Gay-Hatin' Kentucky Clerks Having Real Bad Week
Pour out a 40 for the gay-hating county clerks of Kentucky, who are losing their brave battle to refuse to do their jobs in the name of Jesus. First up, we have Kim Davis, the clerk of Rowan County, who was told by a federal appeals court Wednesday that she really does have to issue marriage licenses, because that is the job of a county clerk. The U.S. Court of Appeals for the 6th Circuit was not at all impressed by Ms. Davis's contention that she can ignore her job duties because Jesus said to. The appeals court affirmed an earlier lower court decision requiring Davis to do her job:
As a county officeholder whose "duties include the issuance of marriage licenses," Davis' faith is not impacted, the court said, and there was "little or no likelihood" that she would succeed in her full appeal.
HuffPo notes that the 6th Circuit isn't exactly full of liberal squishes, seeing as how it was also the one appellate court that ruled against marriage equality in 2014, a really dumb decision that was only resolved by the very Obergefell v. Hodges Supreme Court decision that it now agrees settled the question. Which means, yes, county clerks really do have to issue marriage licenses, even in Kentucky. We're confident that, having been advised of what the law really is, Ms. Davis will see sense and start doing her job.
Our other gay-hating Kentucky clerk news comes from Casey County, where the county clerk is conveniently named Casey Davis (no relation to Kim, though he says she's a "sister in Christ"). Mr. Davis spouted a lot of Jesus stuff when Gov. Steve Beshear told him to do his job or resign, and now he's bravely vowing that he will never ever ever issue a marriage license to the Gays, even if the courts tell him he has to. In fact, he's willing to die for his sacred right to use his elected position as a platform to keep telling gay people they're headed straight to hell. We have a feeling that there may be some intermediate solution to Mr. Davis's problem, like maybe resigning his job if he can't do it, but apparently things work differently in Kentucky, where you must either deny Christ or die.
In an interview with West Virginia radio host Tom Roten Monday, Mr. Davis explained that elected officials have a higher duty to the Bible (which doesn't include a single word about elections) than to the Constitution or to state laws:
“When you stand for what’s right and when you tell someone of the danger that they are in, and I think that when a person lives a lifestyle of sin whether it’s homosexuality or drunkenness or drug addiction or adultery or thievery or any kind of sin that you continue in or live in, you are endangering yourself of spending eternity in Hell,” Davis said. “So in my view of what the Bible says, when you’re truly loving someone, you stand and you lovingly tell them, ‘This is not the way to Heaven, this is not the way of right.’”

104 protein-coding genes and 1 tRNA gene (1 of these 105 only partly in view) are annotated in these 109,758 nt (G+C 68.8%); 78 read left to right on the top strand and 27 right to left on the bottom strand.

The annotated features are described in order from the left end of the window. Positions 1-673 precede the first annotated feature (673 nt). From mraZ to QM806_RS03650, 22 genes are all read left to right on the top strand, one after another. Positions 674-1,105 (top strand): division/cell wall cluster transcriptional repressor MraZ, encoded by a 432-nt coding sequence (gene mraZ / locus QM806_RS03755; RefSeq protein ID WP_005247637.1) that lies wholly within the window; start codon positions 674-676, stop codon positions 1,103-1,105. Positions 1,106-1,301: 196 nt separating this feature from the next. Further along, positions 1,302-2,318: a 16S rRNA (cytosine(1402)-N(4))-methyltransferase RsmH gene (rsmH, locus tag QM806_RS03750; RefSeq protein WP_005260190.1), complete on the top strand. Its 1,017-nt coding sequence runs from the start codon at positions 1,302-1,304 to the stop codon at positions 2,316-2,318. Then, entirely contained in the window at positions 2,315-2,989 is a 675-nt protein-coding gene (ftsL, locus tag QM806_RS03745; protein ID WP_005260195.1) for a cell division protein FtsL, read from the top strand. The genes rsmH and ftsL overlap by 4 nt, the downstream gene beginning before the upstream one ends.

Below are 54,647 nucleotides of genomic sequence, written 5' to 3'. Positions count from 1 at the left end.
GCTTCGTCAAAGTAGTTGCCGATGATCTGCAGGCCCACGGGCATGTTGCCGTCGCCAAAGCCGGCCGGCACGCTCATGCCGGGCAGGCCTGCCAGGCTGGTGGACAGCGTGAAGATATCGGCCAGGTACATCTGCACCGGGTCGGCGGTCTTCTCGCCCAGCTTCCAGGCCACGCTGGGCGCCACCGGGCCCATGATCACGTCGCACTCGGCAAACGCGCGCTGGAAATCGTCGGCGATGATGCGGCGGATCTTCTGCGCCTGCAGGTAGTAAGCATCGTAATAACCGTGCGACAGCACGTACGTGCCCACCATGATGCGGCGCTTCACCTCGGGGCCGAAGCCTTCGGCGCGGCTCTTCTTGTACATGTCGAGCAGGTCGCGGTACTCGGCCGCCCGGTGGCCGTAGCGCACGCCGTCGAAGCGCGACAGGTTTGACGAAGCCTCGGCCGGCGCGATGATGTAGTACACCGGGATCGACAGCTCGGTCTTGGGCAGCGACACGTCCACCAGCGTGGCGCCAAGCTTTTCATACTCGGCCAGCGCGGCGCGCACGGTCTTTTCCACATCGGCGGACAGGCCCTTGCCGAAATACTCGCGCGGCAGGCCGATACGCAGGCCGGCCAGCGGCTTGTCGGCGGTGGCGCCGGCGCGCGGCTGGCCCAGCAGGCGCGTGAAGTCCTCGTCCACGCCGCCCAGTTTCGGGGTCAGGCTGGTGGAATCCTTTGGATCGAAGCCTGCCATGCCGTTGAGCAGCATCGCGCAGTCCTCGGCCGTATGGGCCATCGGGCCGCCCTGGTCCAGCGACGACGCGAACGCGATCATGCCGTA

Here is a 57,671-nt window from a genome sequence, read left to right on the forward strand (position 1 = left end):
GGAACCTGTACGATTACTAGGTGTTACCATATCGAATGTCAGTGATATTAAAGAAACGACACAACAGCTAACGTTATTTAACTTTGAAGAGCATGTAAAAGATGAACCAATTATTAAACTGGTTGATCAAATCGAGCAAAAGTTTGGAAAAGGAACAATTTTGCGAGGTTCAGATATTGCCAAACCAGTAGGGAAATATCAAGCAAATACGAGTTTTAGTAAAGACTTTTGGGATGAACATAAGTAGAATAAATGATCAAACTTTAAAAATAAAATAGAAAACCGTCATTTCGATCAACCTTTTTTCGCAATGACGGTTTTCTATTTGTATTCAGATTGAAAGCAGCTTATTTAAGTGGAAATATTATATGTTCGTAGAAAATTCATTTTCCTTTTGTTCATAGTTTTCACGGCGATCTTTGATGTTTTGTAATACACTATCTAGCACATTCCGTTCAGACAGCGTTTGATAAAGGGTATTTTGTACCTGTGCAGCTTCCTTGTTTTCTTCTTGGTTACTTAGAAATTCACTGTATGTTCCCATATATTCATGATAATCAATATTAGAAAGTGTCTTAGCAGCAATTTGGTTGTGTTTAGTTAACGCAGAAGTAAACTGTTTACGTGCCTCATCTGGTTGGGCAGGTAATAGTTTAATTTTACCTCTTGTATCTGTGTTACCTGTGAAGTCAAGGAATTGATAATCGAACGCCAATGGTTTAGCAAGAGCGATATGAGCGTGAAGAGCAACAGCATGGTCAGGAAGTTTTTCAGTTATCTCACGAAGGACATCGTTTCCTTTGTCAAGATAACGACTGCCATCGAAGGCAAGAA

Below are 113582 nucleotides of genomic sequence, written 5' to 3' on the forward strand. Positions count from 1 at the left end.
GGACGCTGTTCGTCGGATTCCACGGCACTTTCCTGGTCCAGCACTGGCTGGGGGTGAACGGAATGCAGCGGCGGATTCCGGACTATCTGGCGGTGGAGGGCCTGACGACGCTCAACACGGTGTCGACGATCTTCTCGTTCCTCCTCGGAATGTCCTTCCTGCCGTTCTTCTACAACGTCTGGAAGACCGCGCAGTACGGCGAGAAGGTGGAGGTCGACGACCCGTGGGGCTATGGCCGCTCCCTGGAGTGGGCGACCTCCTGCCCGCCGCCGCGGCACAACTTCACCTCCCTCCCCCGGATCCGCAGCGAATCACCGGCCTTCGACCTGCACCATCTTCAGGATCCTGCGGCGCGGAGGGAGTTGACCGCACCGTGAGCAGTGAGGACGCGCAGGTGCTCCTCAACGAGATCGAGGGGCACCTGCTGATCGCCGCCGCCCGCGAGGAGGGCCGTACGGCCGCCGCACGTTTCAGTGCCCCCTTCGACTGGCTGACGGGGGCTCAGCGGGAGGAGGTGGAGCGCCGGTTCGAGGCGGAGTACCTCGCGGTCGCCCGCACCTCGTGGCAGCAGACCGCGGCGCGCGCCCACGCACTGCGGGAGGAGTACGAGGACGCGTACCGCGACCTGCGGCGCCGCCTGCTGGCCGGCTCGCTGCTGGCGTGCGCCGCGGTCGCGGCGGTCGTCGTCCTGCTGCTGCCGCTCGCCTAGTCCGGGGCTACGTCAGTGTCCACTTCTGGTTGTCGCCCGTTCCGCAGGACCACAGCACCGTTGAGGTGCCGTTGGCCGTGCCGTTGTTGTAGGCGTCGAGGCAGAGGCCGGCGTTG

Davis didn't elaborate on whether he had in the past denied county services to drunkards or adulterers, but if he had, we're certain Jesus would have his back on that. He also explained that the Supreme Court lacked the authority to overturn Kentucky's ban on same-sex marriage, because it was passed by a majority, and if there's one thing the Supreme Court can't do, it's to rule on the Constitutionality of a law that was passed by a state. He then explained his willingness to die for his unique view on the law, although we should perhaps note that Kentucky does not actually have a death penalty for refusal to do your job.
Davis then explained that the Bible is the ultimate law, because it just is:
"Where is Adam and Eve’s marriage license recorded at and who did they go get them issued by? I’ll tell you, God issued them, God ordained it,” Davis said. “Whether you believe in God or not, the Bible is where marriage came from, and it is where it will continue to come from regardless of what man says that it is. It will never be anything but between one man and one woman in the eyes of God, that’s what marriage is and someone else may label it as something else but it can never be anything except between one man and one woman.”
As RawStory notes, Mr. Davis appears to be suggesting that, according to the Bible, county clerks aren't even needed for marriages. We'd be good with that -- perhaps rather than being put to death, Davis could resign, so as to live in harmony with his principles. And then he could go find some adulterers to stone, as God commands.
Doktor Zoom's real name is Marty Kelley, and he lives in the wilds of Boise, Idaho. He is not a medical doctor, but does have a real PhD in Rhetoric. You should definitely donate some money to this little mommyblog where he has finally found acceptance and cat pictures. He is on maternity leave until 2033. Here is his Twitter, also. His quest to avoid prolixity is not going so great.